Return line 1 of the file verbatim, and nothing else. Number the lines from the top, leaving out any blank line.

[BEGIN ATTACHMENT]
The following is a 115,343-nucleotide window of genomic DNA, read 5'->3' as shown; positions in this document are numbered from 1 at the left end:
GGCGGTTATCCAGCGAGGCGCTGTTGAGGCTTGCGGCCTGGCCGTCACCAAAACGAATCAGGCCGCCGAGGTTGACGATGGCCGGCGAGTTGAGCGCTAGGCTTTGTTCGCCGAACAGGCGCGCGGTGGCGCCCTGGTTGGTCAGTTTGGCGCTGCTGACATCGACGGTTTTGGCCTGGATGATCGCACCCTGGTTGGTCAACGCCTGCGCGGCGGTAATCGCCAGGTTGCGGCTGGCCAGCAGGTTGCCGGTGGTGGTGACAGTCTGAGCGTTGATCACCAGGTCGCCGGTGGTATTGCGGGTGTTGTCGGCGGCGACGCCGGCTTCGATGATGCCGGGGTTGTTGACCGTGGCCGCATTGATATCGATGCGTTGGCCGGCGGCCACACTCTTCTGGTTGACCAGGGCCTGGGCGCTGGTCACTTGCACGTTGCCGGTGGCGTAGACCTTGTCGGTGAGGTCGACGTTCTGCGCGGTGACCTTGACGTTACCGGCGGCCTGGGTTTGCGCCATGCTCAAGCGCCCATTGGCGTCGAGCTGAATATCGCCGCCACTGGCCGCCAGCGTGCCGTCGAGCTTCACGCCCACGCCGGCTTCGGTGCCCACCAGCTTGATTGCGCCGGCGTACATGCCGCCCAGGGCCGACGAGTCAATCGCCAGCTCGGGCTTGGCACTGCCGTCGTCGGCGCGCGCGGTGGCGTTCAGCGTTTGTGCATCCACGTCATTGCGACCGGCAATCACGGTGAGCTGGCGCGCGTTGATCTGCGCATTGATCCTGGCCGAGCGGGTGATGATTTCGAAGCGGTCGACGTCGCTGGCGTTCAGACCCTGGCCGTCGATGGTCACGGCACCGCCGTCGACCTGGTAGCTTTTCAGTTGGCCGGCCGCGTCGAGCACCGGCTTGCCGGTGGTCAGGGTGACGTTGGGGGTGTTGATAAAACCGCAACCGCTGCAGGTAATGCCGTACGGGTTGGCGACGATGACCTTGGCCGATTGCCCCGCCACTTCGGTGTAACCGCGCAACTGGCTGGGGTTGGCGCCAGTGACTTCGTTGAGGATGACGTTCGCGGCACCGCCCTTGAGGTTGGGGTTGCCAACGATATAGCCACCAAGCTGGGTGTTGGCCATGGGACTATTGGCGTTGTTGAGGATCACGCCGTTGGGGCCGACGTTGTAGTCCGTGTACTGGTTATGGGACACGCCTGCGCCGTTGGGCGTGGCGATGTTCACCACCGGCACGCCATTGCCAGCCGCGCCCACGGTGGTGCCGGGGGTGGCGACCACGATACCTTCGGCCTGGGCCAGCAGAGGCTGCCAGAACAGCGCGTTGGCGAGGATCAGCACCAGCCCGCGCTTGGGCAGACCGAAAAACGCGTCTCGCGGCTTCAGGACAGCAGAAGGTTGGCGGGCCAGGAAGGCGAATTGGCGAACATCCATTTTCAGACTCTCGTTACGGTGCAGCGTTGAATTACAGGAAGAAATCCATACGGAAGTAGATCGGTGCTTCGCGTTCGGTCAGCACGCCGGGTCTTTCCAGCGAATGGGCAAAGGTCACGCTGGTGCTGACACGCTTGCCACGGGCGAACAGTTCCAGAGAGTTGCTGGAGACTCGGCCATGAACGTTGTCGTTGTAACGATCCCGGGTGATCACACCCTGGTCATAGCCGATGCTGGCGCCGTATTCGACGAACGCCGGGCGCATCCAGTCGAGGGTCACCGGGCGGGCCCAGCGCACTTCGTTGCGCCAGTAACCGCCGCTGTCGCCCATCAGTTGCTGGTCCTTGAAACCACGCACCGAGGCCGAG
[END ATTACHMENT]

The following is a 115,343-nucleotide window of genomic DNA, read 5'->3' as shown; positions in this document are numbered from 1 at the left end: